in the context of this "Legacy Lens" forum. I'm very

sympatico with your advice recommending native

lenses in the more global sense :-)  

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I can wholeheartedly recommend the Minolta MC W.Rokkor 28mm f2 or it's slower and cheaper counterpart in f2.8. If you want to go wider, there is a 24mm and even a 21mm for the classic SR mount by Minolta.

 

Another fantastic line of lenses (but a bit more expensive) are Zeiss Contax C/Y lenses, there is both a 28mm f2 (nicknamed Hollywood for good reason) and the far cheaper 2.8. But their 25mm is not that great and the excellent 21mm too pricey.

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I have used these at one time or another on the A7r. And all of them were more than good enough for critically sharp over 1 meter wide prints (if you know what you're doing, i.e. if you don't shoot them wide open expecting sharp borders, but stop them down a bit, and when present if you take into consideration filed curvature, focusing if needed at the working aperture instead of wide open and/or at the borders instead of the center of the image etc.):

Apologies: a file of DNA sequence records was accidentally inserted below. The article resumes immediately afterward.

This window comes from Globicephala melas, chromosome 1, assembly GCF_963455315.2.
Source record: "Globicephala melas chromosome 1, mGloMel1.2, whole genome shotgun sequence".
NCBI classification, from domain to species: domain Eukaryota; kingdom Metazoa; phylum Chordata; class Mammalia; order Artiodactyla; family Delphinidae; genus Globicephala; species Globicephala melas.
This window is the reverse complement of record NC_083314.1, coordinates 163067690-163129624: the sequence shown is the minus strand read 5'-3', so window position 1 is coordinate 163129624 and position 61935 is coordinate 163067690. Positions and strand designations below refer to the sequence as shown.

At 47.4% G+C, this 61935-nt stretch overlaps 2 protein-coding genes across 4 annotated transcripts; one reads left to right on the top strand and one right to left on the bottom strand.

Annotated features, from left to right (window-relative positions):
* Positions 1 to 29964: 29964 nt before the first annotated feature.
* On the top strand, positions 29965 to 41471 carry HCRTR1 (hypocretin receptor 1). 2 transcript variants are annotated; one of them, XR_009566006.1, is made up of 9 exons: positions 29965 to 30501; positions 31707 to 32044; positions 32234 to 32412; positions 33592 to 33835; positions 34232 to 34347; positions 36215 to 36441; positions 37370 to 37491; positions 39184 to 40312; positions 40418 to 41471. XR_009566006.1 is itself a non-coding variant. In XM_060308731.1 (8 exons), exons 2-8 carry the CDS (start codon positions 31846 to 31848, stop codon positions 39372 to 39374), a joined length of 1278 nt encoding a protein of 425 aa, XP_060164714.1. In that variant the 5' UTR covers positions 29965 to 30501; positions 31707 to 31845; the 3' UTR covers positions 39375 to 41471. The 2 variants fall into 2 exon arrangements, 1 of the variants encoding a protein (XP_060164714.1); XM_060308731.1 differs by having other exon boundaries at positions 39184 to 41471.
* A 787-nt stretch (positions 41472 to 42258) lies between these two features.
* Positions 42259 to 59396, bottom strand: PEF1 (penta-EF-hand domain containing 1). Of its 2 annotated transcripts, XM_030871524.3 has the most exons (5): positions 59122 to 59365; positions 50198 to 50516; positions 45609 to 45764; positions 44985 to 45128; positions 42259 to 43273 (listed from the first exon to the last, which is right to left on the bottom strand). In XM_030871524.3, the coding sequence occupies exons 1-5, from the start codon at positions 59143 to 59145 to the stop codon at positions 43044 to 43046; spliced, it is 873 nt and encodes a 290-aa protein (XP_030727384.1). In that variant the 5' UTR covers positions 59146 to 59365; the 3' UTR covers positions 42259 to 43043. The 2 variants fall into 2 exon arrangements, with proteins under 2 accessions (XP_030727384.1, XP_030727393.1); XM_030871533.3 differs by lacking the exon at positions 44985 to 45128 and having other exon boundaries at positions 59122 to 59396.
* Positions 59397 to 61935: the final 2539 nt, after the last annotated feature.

Contax Distagon 18/4**

Contax Vario-Sonnar 28-85/3.3-4**

 

Minolta Rokkor MC 24/2.8

 

Minolta M-Rokkor 28/2.8**

 

Nikon Nikkor-N Auto 24/2.8

 

Olympus OM 24/2.8

Olympus OM 28/2

Olympus OM 28/2.8

 

Tamron Di LD IF AF 17-35/2,8-4*

 

Yashica ML 28/2.8

 

In bold the ones I still use. Not that there is anything inherently wrong with the ones I sold instead, it is just mostly a matter of what film cameras I have.

 

*This one has a ton of field curvature and you can forget about super sharp borders @17mm, but for certain subjects, at leas my sample, is quite good and you get AF coupled with an LA-EA4

 

**Not cheap, I would buy instead a Sony 28/2 at this point if I were you, unless of course you intend to use them on a film camera as well like I do

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I find 28mm a bit of a misnomer, I personally prefer 35mm as a good allrounder. In fact the 35mm Sonnar f2.8 virtually lives on my a7R ll, and my Leica M 24mm, 50mm and 75mm seem to spend most of their time in my bag. One lens I might consider in the long term would be a Nikkor 35mm Shift lens? When I used to have one it received a lot of use, and not just for correcting verticals.